Haiti up close
What is visiting Haiti like for female travellers?
Girl walking on bridge over Grande-Anse River
Photo: Franck Fontain
Travelling solo is an attractive prospect for anyone - regardless of your relationship status - looking to get a little “me” time while you’re out there discovering the world.
Vacationing alone means no compromises, more flexibility, and no one to judge you for spending your precious time in Haiti sleeping in and seeking out self-centered relaxation and bliss.
Still relatively undiscovered by mainstream tourists, Haiti offers a Caribbean experience decidedly off the beaten path. Sipping your morning cup of coffee, surrounded by cozy conversations in a blend of French and Kreyol, there's zero chance the place will suddenly be overrun by a busload of Texan retirees or twenty-somethings on their first trip away from home.
While group trips are great ways to have memorable experiences, there is something to be said for taking a new destination by storm on your own - especially as a woman. To you we say: kudos! This one’s for you.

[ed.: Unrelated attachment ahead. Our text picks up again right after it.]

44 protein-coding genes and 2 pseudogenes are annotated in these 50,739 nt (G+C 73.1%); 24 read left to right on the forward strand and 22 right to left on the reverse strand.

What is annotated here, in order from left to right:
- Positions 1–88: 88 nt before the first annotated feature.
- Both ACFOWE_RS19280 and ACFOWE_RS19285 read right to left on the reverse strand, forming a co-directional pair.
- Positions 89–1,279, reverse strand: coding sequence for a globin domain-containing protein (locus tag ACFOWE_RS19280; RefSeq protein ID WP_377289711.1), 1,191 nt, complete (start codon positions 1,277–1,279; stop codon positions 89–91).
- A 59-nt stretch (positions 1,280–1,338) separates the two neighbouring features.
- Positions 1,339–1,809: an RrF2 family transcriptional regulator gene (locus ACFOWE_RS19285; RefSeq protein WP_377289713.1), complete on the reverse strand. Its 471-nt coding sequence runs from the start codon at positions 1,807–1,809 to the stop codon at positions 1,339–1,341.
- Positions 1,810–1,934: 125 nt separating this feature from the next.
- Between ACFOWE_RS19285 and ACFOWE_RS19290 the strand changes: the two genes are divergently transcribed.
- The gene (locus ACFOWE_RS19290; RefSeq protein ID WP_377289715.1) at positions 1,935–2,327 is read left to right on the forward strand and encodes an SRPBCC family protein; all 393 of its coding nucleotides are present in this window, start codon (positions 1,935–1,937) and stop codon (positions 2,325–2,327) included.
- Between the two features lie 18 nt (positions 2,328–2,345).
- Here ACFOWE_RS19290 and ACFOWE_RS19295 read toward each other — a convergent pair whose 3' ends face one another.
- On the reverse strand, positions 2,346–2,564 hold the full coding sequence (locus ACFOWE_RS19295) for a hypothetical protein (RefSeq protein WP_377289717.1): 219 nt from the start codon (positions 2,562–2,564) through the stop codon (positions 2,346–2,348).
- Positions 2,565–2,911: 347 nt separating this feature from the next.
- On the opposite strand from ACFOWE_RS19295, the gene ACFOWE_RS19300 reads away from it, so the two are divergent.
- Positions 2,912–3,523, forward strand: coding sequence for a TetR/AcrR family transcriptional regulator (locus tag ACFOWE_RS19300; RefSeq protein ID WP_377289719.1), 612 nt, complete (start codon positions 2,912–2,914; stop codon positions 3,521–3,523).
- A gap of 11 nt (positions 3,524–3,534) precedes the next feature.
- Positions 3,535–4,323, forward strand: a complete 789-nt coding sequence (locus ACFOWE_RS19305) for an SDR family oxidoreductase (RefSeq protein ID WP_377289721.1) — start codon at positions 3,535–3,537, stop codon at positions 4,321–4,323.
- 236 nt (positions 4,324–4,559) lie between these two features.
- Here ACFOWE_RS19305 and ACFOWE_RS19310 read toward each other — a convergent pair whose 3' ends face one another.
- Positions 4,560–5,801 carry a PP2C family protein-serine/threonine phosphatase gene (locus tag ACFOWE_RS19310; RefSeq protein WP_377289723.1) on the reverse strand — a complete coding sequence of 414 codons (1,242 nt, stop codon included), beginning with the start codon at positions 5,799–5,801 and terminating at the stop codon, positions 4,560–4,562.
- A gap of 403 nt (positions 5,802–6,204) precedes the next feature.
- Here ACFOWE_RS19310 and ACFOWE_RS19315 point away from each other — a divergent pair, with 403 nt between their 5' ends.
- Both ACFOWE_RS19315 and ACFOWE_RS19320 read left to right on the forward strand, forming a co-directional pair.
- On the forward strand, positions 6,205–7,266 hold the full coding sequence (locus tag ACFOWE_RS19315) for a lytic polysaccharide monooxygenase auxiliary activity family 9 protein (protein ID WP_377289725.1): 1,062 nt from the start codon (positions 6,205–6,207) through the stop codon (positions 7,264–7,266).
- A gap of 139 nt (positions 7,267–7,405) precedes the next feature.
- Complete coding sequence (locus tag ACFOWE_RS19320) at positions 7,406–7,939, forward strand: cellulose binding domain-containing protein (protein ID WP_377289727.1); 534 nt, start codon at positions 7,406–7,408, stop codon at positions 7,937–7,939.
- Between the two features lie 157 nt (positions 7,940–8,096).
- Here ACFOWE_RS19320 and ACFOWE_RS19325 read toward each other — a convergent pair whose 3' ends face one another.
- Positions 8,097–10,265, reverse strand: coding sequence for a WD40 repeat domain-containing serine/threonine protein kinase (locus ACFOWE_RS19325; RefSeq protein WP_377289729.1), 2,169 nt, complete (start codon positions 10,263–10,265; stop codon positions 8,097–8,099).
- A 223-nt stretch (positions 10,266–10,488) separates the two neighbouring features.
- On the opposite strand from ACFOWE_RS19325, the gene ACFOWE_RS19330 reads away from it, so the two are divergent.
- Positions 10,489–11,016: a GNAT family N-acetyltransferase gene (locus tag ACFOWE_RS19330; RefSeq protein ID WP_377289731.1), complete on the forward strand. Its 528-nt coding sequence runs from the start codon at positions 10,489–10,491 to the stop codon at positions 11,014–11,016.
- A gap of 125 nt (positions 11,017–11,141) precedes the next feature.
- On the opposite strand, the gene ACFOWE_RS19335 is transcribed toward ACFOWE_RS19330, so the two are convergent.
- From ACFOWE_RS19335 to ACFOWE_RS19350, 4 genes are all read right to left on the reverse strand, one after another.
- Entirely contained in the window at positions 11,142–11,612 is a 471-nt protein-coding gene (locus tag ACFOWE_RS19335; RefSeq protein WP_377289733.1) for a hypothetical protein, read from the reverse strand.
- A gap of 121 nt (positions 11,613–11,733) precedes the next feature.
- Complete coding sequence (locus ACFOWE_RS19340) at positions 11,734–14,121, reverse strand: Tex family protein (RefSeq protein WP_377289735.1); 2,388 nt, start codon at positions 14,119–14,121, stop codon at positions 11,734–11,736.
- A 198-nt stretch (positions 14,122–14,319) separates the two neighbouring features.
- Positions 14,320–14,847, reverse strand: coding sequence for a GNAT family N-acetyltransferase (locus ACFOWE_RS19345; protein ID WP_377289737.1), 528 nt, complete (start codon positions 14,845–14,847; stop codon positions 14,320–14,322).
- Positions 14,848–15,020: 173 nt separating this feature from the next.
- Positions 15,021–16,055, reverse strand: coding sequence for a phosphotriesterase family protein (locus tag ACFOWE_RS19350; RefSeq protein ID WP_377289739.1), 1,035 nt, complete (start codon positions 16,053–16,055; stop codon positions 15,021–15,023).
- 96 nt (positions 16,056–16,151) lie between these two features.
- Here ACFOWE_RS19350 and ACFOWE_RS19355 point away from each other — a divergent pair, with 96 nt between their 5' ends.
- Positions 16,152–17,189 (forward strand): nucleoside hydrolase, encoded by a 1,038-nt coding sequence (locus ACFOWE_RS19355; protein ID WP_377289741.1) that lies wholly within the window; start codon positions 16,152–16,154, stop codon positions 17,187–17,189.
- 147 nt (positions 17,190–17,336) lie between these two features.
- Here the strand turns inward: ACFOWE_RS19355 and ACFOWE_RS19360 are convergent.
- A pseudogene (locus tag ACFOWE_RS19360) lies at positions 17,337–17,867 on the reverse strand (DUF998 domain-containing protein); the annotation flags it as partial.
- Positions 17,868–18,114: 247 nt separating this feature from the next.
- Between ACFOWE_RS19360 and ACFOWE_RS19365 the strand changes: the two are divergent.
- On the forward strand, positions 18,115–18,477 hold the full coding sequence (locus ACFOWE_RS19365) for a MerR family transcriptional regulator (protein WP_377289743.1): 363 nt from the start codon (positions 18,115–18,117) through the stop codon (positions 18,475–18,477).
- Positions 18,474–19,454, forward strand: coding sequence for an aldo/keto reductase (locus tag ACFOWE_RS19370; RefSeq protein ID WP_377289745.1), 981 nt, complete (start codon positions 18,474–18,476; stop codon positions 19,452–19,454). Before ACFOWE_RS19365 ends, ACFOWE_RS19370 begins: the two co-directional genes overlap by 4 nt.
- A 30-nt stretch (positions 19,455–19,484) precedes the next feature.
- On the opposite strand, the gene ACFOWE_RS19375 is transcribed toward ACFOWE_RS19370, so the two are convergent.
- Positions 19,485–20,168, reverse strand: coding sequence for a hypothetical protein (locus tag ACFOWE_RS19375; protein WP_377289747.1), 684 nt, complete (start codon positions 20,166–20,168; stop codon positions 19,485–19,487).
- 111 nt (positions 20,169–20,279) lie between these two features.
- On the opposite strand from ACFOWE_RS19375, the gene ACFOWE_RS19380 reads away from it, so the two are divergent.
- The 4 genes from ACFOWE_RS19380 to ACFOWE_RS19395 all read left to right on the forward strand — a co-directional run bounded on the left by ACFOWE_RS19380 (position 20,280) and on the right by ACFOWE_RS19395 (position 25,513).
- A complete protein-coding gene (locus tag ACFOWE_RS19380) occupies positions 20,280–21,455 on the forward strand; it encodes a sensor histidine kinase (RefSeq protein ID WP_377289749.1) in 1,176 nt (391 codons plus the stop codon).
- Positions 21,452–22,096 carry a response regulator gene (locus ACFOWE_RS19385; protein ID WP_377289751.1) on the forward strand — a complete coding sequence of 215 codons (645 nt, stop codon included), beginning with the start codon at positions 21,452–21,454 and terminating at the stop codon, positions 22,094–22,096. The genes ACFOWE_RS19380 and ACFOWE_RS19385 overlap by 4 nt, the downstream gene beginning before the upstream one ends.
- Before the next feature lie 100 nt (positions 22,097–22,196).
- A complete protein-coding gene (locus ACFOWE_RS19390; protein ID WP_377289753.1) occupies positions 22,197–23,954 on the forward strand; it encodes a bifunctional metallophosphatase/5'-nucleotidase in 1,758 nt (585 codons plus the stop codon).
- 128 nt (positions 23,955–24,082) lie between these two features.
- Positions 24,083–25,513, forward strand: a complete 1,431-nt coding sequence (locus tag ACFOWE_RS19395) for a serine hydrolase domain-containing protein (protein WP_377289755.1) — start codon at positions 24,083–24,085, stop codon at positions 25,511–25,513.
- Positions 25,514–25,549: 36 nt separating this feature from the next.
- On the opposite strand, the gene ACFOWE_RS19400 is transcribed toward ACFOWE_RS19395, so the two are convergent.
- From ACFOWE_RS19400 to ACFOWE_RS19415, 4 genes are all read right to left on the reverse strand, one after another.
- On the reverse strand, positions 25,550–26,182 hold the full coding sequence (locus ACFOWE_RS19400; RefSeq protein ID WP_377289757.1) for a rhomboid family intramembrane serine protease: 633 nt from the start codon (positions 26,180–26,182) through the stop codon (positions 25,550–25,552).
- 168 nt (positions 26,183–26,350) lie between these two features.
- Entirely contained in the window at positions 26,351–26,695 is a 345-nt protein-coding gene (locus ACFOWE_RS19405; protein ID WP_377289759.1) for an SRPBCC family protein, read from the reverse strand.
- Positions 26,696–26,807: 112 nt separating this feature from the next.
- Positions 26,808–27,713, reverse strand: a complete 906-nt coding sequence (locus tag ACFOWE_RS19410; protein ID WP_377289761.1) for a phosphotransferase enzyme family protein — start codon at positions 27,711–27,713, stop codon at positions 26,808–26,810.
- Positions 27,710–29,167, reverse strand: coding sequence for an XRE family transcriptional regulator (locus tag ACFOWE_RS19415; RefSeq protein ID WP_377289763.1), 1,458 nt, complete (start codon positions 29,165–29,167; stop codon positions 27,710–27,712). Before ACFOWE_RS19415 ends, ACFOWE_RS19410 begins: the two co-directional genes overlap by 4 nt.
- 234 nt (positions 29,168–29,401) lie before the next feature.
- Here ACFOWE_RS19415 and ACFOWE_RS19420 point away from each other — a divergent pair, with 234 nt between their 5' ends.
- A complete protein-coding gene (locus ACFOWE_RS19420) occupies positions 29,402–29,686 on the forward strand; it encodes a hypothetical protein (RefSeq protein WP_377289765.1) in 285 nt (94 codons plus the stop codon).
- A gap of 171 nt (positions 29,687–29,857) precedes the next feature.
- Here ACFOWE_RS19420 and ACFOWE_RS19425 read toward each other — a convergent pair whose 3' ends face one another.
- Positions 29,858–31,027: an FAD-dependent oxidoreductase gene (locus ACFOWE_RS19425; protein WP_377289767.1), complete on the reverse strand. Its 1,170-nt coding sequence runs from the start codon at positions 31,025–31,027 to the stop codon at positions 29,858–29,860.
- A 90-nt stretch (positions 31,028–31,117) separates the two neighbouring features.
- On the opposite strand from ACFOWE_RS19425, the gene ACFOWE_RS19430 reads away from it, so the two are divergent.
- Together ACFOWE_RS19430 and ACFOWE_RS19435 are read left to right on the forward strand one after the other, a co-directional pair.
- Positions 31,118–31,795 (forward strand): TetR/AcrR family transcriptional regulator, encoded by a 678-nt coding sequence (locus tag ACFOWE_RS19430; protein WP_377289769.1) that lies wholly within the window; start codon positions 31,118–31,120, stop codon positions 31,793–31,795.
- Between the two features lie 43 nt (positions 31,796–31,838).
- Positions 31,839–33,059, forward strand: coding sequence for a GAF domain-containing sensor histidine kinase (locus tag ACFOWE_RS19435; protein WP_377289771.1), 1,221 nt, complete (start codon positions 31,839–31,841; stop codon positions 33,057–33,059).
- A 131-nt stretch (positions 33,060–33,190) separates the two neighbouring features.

You might be wondering, though - what is visiting Haiti like for female solo travellers?
Woman in Abricot
Photo: Kolektif 2 Dimansyon
What to expect
Haiti has a long, poetic past of how it views and treats women. The country’s history is incomplete without the important women who played a part in setting it free, from Taino Indians to freed black slaves. This is illustrated clearly in the way women are viewed as the poto mitan (central pillar) of Haitian households, and Haitian society. Mother’s Day, Easter, Christmas, birthdays – any celebration is an occasion to celebrate mothers, and Haitians don’t miss them.
On an individual level, and speaking generally of course, Haitian men treat women with courtesies, compliments and - often the other side of that cultural coin - catcalling. Haitian women have learned to be a step ahead of them and curb those behaviors before they get bothersome!